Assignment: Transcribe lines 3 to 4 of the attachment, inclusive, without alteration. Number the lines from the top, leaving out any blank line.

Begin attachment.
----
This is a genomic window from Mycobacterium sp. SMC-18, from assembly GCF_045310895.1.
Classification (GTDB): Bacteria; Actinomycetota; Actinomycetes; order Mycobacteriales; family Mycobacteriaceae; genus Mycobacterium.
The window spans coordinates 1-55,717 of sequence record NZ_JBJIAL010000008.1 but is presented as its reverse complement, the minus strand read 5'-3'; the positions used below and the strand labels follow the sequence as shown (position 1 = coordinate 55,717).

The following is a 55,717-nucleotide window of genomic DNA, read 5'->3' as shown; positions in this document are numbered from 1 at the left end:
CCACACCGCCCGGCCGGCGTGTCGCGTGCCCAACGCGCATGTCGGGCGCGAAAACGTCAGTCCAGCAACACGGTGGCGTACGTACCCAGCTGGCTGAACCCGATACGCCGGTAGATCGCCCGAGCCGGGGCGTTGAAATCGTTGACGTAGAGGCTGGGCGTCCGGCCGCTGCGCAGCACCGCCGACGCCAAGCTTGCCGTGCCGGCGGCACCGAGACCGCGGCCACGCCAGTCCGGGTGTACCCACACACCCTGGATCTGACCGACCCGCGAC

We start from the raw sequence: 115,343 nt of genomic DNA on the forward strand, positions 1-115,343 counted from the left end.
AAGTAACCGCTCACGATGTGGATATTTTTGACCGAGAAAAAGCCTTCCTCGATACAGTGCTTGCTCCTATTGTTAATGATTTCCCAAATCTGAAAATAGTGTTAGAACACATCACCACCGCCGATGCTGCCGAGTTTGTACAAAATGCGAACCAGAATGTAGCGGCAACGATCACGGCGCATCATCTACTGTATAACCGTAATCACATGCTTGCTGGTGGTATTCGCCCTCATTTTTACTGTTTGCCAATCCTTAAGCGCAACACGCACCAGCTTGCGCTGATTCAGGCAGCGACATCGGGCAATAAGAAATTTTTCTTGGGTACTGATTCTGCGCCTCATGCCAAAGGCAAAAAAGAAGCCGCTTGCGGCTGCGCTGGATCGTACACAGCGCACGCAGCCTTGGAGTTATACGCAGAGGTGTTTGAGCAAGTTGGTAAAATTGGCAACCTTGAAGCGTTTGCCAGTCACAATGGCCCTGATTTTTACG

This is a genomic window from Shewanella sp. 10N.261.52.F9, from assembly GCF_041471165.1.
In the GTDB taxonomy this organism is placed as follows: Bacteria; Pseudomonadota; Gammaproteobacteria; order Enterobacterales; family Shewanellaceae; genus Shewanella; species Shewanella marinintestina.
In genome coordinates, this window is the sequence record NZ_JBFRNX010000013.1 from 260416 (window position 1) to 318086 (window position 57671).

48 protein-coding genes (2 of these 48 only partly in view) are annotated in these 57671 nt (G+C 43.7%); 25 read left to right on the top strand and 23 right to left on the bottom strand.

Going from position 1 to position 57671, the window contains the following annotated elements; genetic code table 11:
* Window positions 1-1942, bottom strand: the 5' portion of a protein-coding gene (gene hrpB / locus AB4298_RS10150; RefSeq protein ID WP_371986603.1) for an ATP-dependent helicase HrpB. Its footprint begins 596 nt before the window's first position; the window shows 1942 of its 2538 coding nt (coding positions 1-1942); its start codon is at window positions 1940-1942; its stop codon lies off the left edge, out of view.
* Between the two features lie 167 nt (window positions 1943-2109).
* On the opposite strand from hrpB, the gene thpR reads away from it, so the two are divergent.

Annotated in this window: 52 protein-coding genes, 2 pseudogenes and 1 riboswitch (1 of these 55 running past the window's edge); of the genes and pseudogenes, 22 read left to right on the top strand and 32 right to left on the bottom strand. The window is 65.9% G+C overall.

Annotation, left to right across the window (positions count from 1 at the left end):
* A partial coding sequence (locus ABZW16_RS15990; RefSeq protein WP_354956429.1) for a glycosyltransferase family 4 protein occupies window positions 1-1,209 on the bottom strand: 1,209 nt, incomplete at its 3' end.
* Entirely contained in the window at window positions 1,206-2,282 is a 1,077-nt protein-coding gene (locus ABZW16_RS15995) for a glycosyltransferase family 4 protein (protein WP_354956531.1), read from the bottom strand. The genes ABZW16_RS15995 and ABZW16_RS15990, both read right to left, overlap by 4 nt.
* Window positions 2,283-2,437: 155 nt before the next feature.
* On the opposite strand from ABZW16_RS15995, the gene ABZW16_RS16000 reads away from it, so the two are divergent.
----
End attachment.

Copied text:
The window spans coordinates 1-55,717 of sequence record NZ_JBJIAL010000008.1 but is presented as its reverse complement, the minus strand read 5'-3'; the positions used below and the strand labels follow the sequence as shown (position 1 = coordinate 55,717).

The following is a 55,717-nucleotide window of genomic DNA, read 5'->3' as shown; positions in this document are numbered from 1 at the left end: